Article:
Q: So what do you do outside of politics?
Well I'm a full time teacher at Colchester Sixth Form College and have been for 27 years so that takes up a great deal of my time. I've just finished marking the A level coursework and mock exams and now it's full on revision lessons and trying to encourage the students to do as much graft as possible in the run up to exams. I'm the NUT rep at the college.
Q: Yes but what else besides work?
I volunteer regularly at Outhouse East, Colchester's LGBT charity, and am on the board of trustees. I am an avid reader of history and fiction; I have just finished John Guy's book on Thomas Becket. Late medieval history, particularly the Wars of the Roses, is a particular interest of mine and I grew up not far from the site of the Battle of Bosworth. I'm also an avid fan of cult tv/sci fi from the 60s and 70s : Doctor Who, Blake's 7, Survivors to name but a few.
Q: But isn't sci-fi is geeky and shouldn't you play down your involvement with a gay charity?
No and no and I'd find anyone asking such questions to be amusingly anachronistic. I fail to see why an interest in Doctor Who is any more geeky or nerdy than the guy who collects car magazines or the bloke into war gaming or football. As far as the LGBT angle is concerned I doubt there are many voters who still think that politicians can only be heterosexual males with a wife and two children in 2017 .
Q: So where did you grow up?
I was born in Leicester and grew up in Leicestershire near Hinckley and Bosworth. As I said it was not far from the site of the Battle of Bosworth where Richard III was killed. I was extremely pleased when Richard's remains were discovered and reinterred in Leicester Cathedral. It was a great moment for the city and has brought over £45 million of investment into Leicester. I used to work at Leicester Royal Infirmary as a trainee accountant.
|As Leicestershire lad 1979|
Q: How do you think your background has shaped you?
Well I've lived in various social worlds in my life which I think gives me an understanding of a range of different people. I never have and never would want to live in an echo chamber which seems far too common among the politician set. My parents didn't live together and my mother worked in a boot and shoe factory and my dad, who lived with his parents in Hinckley, was a linesman fixing electric wires. So that's a pretty working class start. I went to comprehensive schools Heathfield High School and then Earl Shilton Community College. Both are now one single academy which makes me shudder as they served me well. Teachers like Mr Clarke, Mr Chitty and Miss Mclintock inspired my love of History. There were some brilliant teachers in those schools and I made it through sixth form and got into Lancaster University in 1985, the first of my family to go to university. Going to university meant something to me, it was not something I took for granted. I think too many people involved in politics are not only distanced from the majority of people but also look down on them, often unconsciously.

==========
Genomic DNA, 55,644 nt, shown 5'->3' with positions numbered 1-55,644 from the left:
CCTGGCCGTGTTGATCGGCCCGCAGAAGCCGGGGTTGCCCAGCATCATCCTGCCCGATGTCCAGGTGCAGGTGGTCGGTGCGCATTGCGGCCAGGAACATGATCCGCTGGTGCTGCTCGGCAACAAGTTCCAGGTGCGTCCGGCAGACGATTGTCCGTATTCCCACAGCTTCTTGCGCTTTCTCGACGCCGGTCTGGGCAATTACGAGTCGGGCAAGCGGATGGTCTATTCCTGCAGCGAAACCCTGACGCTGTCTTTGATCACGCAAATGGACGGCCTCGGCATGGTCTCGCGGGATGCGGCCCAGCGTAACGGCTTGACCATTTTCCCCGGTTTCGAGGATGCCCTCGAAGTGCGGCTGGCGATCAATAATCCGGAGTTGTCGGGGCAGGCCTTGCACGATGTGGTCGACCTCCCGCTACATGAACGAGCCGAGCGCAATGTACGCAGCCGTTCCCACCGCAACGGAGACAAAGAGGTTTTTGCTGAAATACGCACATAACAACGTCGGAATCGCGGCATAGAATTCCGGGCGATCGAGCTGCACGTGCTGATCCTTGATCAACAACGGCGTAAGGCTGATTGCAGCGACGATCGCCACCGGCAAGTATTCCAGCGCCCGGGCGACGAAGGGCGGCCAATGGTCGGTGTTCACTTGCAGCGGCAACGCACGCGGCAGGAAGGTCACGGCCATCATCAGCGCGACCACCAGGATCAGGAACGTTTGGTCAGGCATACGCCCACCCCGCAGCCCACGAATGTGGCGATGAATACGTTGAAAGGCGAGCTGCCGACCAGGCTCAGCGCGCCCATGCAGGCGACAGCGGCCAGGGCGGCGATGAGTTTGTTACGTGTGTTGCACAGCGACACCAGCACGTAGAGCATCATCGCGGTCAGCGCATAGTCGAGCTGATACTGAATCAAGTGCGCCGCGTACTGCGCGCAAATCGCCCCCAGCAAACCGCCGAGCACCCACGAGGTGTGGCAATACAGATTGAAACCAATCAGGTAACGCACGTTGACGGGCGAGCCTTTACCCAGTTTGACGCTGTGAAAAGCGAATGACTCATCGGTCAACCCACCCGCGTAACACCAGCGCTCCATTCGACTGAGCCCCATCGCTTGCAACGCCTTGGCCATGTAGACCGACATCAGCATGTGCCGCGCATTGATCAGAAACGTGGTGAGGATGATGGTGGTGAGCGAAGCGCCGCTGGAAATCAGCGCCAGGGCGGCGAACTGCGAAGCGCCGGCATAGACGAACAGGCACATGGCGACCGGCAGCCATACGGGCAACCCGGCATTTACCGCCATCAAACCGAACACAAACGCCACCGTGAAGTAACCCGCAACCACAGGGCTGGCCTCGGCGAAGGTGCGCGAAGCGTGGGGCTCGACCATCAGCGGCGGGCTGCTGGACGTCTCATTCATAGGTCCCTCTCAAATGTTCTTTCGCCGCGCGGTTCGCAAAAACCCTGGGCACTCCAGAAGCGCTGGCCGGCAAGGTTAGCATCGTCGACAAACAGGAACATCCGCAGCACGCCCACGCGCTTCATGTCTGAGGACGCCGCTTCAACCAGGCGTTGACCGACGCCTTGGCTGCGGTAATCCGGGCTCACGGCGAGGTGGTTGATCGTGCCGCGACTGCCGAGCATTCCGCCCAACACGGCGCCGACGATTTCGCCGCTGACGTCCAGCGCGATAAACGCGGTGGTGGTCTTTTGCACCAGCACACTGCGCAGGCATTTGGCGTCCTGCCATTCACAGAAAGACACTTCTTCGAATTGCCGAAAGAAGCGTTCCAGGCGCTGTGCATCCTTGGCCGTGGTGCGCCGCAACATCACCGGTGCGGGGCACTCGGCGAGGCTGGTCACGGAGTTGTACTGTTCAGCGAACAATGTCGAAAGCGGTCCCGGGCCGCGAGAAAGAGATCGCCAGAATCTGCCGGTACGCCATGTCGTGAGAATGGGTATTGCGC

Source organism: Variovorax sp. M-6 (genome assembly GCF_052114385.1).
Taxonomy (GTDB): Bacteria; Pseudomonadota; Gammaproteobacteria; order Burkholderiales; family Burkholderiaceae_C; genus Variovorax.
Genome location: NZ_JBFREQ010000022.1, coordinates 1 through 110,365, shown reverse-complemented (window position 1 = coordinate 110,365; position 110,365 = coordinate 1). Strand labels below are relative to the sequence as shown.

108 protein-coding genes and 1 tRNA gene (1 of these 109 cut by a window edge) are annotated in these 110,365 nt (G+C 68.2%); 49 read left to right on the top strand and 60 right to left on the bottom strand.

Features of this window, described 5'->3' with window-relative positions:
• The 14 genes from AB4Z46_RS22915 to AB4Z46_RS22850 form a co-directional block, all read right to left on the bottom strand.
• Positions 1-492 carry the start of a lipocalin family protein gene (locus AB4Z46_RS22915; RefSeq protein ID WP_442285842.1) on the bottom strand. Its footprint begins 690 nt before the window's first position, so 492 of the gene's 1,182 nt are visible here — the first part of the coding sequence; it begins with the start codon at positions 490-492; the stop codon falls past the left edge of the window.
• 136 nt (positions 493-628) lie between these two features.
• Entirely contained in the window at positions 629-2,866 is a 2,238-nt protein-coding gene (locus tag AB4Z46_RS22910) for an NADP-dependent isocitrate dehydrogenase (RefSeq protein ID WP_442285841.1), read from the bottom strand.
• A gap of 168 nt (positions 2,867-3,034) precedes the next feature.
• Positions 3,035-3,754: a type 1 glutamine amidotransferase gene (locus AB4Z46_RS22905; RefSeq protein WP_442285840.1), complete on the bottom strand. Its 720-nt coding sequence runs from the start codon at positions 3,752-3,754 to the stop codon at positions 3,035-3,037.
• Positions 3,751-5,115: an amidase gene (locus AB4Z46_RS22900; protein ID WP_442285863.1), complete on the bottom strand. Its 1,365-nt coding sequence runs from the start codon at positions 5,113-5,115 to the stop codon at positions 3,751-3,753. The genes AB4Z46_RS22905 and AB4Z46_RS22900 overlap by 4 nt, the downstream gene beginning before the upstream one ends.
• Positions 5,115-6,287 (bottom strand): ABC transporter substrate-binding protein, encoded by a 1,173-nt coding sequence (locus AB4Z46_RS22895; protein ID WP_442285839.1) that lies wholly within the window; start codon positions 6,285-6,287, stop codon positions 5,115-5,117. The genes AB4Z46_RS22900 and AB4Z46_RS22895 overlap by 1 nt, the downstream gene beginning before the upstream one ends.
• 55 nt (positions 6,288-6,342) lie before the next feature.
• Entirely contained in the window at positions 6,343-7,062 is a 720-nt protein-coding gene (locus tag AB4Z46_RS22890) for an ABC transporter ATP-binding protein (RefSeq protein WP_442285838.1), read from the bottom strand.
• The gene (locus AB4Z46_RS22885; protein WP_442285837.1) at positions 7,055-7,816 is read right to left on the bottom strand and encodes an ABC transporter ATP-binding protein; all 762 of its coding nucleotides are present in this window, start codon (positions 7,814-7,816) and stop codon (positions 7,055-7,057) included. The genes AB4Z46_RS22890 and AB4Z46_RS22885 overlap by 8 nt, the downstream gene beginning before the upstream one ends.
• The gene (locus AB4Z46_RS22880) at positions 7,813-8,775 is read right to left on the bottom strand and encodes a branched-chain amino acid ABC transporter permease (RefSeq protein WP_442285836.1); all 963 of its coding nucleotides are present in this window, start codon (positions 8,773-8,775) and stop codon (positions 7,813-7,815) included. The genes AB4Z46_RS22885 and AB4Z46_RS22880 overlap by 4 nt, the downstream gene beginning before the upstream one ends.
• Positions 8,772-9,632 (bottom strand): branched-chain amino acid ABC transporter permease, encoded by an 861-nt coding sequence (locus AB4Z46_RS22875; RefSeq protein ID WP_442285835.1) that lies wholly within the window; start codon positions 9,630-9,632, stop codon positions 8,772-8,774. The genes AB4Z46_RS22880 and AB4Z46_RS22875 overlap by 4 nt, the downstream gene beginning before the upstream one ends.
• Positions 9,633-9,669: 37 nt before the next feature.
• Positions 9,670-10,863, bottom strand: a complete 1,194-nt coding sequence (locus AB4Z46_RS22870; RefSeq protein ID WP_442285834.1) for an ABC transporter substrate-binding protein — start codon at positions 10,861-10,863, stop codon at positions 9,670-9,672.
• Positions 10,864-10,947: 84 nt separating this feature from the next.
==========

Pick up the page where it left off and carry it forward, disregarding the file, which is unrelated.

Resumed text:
|At Lancaster University 1988|
Q: So when did you move to Colchester?
In 1990 when I came to work at the Sixth Form College. I'd has a job as a trainee accountant at Leicester Royal Infirmary which I didn't enjoy one bit. Hardly surprising as I've no interest in numbers or figures. I applied as quick as I could for teacher training, which I did at Nottingham University's school of education. Then came to Colchester. I've been here for nearly 27 years and I was 23 when I arrived so that's most of my life. So I may not be an Essex native but I think I've earned the right to call myself a Colchestrian. I know that Colchester people value its Sixth Form College and I'm proud to have been part of a History department that has offered such a wide range of subjects and options over the years.
Q: Why did you get into politics?
I've always been 'into politics' in the sense of being interested in it. However I joined the Green Party in 2012 because I was angry about two things ; the swingeing cuts being imposed on education, public services and pensions and the huge overdevelopment of our countryside. The coalition government's tuition fee policy made me furious as the prospect of being saddled with £45,000 + worth of debts would certainly have impacted badly on me in later life. I went to university for free so why shouldn't the millenials? Then the Lib Dem controlled Hinckley and Bosworth Borough Council wanted to build a huge urban sprawl estate on the countryside near to where I grew up in Leicestershire. I've always been interested in conservation and wildlife protection and I'd joined the Green Party in the 1990s as a non-active member. It was around the time of Swampy and the Newbury bypass roads protests that were in the news. I wasn't active in any way but I sympathised with green causes. Now however I decided to get more involved.
Q: Are you a glass half empty or a glass half full kind of person?
Both I think. I do think that we need to be realistic about the world and not overly, completely optimistic about everything. I wonder how far that state of mind is from being wilfully indifferent or just unimaginative. You have to recognise that there are awful things going on which are going to be very hard to reverse such as the underfunding of the NHS, the catastrophic decline in global wildlife and of course climate change. However taking a fatalistic approach to these things without any optimism at all or capacity to believe that you can do your bit to change things is just copping out.
|Cleaning up the Colne|